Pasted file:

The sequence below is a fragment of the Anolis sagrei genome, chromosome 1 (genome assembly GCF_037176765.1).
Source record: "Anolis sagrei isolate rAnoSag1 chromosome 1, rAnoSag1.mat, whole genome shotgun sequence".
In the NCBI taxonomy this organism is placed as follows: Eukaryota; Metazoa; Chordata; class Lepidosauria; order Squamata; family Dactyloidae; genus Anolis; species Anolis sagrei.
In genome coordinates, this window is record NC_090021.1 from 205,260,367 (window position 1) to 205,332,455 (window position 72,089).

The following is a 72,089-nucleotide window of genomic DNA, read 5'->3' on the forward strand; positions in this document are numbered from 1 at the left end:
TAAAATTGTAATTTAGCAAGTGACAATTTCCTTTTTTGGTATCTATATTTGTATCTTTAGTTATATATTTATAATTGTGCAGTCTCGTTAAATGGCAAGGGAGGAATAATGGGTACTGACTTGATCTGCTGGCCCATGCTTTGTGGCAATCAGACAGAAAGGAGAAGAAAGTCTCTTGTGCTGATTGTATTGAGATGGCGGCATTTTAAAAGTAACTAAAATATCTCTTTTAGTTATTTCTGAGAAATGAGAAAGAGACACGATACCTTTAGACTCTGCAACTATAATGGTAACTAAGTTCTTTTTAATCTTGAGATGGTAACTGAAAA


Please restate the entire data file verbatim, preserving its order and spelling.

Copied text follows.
The sequence below is a fragment of the Anolis sagrei genome, chromosome 1 (genome assembly GCF_037176765.1).
Source record: "Anolis sagrei isolate rAnoSag1 chromosome 1, rAnoSag1.mat, whole genome shotgun sequence".
In the NCBI taxonomy this organism is placed as follows: Eukaryota; Metazoa; Chordata; class Lepidosauria; order Squamata; family Dactyloidae; genus Anolis; species Anolis sagrei.
In genome coordinates, this window is record NC_090021.1 from 205,260,367 (window position 1) to 205,332,455 (window position 72,089).

The following is a 72,089-nucleotide window of genomic DNA, read 5'->3' on the forward strand; positions in this document are numbered from 1 at the left end:
TAAAATTGTAATTTAGCAAGTGACAATTTCCTTTTTTGGTATCTATATTTGTATCTTTAGTTATATATTTATAATTGTGCAGTCTCGTTAAATGGCAAGGGAGGAATAATGGGTACTGACTTGATCTGCTGGCCCATGCTTTGTGGCAATCAGACAGAAAGGAGAAGAAAGTCTCTTGTGCTGATTGTATTGAGATGGCGGCATTTTAAAAGTAACTAAAATATCTCTTTTAGTTATTTCTGAGAAATGAGAAAGAGACACGATACCTTTAGACTCTGCAACTATAATGGTAACTAAGTTCTTTTTAATCTTGAGATGGTAACTGAAAA